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Walnut Health Facts

Walnuts are easily distinguished as the nut that looks like the brain, and have always been thought of as a ‘brain food’. Similar to other nuts, fruits and vegetables walnuts are packed with a wide range of vitamins, minerals and phytochemicals beneficial to health. Enjoying a handful of nuts (30g) regularly as part of a healthy diet may reduce your risk of heart disease and type 2 diabetes and may help with weight management.1–5 Remember to eat two serves of fruit, five serves of veggies and a handful of nuts every day. A 30g serve of walnuts equals about 9 walnut kernels or 5 walnuts in shell. Have you had yours today?

Nutrition and health benefits of walnuts

Walnuts provide not only nutrients and positive health benefits, but interesting flavours and textures making them a worthwhile addition to your diet:

Rich source of essential fats – walnuts have a high polyunsaturated fat content (72% of total fat), with smaller amounts of monounsaturated fat and very low levels of ‘unhealthy’ saturated fat (6% of total fat).6

One of the few plant sources of omega-3 fats – walnuts contain significant amounts of omega-3 fats, in the form of alpha-linolenic acid (ALA) – 6280mg per 100g or 1884mg per 30g handful.6 We need 1300mg of ALA/day.7 Research has shown that ALA from a 37g handful of walnuts each day can reduce inflammation, an important factor in the development of chronic disease such as heart disease.8 Another study has shown you need just four walnuts a day to positively affect ALA levels.9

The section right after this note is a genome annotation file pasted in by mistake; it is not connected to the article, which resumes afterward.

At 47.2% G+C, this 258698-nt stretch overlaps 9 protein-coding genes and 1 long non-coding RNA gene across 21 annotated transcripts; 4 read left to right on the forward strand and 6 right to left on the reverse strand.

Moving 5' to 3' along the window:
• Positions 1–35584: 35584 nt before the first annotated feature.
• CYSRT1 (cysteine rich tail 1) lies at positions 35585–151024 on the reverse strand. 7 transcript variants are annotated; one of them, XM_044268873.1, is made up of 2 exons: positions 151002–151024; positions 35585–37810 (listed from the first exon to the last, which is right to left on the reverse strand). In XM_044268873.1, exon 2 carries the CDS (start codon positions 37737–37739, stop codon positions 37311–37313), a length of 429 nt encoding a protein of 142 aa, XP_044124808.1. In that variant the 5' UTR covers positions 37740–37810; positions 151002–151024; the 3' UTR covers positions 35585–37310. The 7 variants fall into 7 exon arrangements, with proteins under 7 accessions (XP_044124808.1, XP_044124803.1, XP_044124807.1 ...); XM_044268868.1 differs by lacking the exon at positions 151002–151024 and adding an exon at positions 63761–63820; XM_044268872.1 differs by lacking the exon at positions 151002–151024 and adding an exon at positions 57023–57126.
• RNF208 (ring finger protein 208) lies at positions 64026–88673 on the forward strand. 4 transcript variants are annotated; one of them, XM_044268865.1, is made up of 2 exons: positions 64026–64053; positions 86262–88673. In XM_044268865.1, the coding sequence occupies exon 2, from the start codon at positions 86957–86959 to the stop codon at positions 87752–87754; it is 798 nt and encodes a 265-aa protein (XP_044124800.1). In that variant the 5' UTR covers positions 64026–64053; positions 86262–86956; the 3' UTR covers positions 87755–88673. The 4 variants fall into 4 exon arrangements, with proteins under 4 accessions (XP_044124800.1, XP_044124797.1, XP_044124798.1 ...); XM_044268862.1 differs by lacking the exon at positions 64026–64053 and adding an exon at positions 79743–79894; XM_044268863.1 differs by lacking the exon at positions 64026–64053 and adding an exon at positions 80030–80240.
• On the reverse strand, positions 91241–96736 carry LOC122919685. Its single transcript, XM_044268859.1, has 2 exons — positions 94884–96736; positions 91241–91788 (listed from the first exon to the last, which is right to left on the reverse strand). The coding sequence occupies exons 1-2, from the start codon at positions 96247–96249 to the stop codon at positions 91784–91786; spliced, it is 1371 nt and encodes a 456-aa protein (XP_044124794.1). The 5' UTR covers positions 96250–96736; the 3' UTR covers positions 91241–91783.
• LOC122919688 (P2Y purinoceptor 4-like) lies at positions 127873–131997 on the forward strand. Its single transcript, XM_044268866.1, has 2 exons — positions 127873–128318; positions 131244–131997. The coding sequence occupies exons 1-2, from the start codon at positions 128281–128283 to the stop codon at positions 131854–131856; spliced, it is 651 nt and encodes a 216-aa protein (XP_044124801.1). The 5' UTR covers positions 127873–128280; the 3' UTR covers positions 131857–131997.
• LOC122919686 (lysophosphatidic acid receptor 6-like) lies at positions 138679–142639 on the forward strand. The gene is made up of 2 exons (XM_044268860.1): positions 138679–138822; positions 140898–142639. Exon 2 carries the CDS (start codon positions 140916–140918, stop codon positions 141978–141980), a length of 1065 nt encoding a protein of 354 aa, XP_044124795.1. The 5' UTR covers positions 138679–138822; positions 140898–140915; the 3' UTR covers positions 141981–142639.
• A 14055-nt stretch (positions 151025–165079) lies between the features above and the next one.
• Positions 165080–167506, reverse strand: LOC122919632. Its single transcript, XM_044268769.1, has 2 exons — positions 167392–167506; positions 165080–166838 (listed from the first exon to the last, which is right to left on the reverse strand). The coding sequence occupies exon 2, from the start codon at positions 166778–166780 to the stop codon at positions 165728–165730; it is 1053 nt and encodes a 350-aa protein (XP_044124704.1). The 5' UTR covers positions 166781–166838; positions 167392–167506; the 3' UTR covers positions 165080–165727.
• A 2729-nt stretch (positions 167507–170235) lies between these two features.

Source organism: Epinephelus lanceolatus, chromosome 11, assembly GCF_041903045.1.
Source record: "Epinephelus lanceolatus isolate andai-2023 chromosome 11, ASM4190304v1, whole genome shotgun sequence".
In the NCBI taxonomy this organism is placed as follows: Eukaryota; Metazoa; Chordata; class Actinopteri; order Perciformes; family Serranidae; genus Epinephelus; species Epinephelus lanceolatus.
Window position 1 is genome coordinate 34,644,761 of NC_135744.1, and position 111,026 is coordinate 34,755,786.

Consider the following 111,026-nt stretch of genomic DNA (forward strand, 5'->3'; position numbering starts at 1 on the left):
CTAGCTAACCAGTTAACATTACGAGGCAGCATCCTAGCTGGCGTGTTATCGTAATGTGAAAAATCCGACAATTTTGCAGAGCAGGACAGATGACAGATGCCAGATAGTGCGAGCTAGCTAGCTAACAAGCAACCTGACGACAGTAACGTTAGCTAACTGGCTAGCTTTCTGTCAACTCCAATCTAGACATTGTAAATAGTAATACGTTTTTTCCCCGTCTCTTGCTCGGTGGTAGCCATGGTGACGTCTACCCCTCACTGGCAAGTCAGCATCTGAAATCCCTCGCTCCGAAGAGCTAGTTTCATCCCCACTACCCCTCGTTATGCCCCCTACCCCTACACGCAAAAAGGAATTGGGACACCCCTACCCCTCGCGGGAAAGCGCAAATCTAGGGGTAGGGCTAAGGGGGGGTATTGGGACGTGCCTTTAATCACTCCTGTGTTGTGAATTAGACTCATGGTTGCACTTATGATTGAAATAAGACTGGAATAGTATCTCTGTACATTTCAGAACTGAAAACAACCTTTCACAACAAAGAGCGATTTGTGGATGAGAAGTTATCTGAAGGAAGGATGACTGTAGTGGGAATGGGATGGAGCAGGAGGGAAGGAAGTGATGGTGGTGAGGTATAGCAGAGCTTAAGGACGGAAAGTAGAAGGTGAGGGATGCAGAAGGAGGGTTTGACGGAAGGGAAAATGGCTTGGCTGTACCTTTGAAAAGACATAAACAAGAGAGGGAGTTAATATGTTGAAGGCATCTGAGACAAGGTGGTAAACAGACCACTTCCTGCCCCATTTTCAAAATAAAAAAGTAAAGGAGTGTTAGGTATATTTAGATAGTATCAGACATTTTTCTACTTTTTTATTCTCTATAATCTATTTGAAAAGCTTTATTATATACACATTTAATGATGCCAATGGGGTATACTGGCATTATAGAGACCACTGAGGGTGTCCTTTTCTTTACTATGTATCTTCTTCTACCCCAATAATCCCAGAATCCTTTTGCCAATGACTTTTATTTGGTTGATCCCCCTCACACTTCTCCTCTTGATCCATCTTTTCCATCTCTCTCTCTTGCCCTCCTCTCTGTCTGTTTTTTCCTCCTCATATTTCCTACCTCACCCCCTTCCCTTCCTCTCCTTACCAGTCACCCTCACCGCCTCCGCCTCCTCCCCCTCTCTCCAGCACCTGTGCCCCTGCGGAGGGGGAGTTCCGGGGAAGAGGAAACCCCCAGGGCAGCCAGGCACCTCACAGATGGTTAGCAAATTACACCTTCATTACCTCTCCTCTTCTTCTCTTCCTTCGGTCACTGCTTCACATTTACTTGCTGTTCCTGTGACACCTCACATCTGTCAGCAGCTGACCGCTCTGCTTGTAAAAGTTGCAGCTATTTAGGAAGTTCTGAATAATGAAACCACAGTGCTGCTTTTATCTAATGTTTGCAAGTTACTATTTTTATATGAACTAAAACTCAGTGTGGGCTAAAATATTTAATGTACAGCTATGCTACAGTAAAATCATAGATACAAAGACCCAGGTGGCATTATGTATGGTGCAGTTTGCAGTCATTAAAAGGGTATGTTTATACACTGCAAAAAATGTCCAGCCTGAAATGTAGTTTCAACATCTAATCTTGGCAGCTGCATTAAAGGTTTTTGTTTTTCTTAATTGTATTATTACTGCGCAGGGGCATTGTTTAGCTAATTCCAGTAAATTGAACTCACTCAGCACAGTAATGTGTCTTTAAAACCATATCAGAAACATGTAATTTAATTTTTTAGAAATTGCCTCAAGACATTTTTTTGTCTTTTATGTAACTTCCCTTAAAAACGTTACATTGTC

Improves blood cholesterol – a recent meta-analysis of 13 studies found that 40–100g of walnuts a day can lower both total and ‘bad’ LDL cholesterol levels without effecting ‘good’ HDL cholesterol. In addition it was found that walnut enriched diets raised antioxidant capacity and improved inflammatory markers, with no adverse effects on body weight measured as BMI.10

Keeps blood vessels healthy – eating just 40g walnuts a day appears to counteract the inflammatory effects on blood vessels that occur after eating a fatty meal.11 Another study found that eating 40–65g of walnuts each day as part of a low-fat, plant-based diet significantly improved endothelial vasodilation (relaxation of the blood vessel walls).12 This combination keeps blood vessels healthy and reduces the development of atherosclerosis or hardening of the arteries.13

Contains amino acid arginine6 arginine is converted to nitric oxide in the body, also helping blood vessels to dilate and remain elastic.14

Rich in antioxidants – polyunsaturated fats are susceptible to going rancid, so Mother Nature gave walnuts a big dose of antioxidants to protect them. Walnuts contain a number of different antioxidants including: ellagic acid, ellagitannins and proanthcyanidins which contribute to their overall high antioxidant capacity.15, 27 Ellagic acid in particular has an anti-inflammatory effect.16

High in potassium and low in sodium – similar to other nuts walnuts are very low in sodium just 3mg/100g and contain 450mg potassium per 100g.6 A low sodium, high potassium diet containing nuts (DASH-style diet) has benefits for blood pressure and heart health.17

A combination of the healthy polyunsaturated fats, plant omega-3s, antioxidants such as ellagic acid, fibre and arginine in walnuts, plus their antioxidant and cholesterol-lowering effects, may help explain why walnuts promote heart health.

Walnuts also…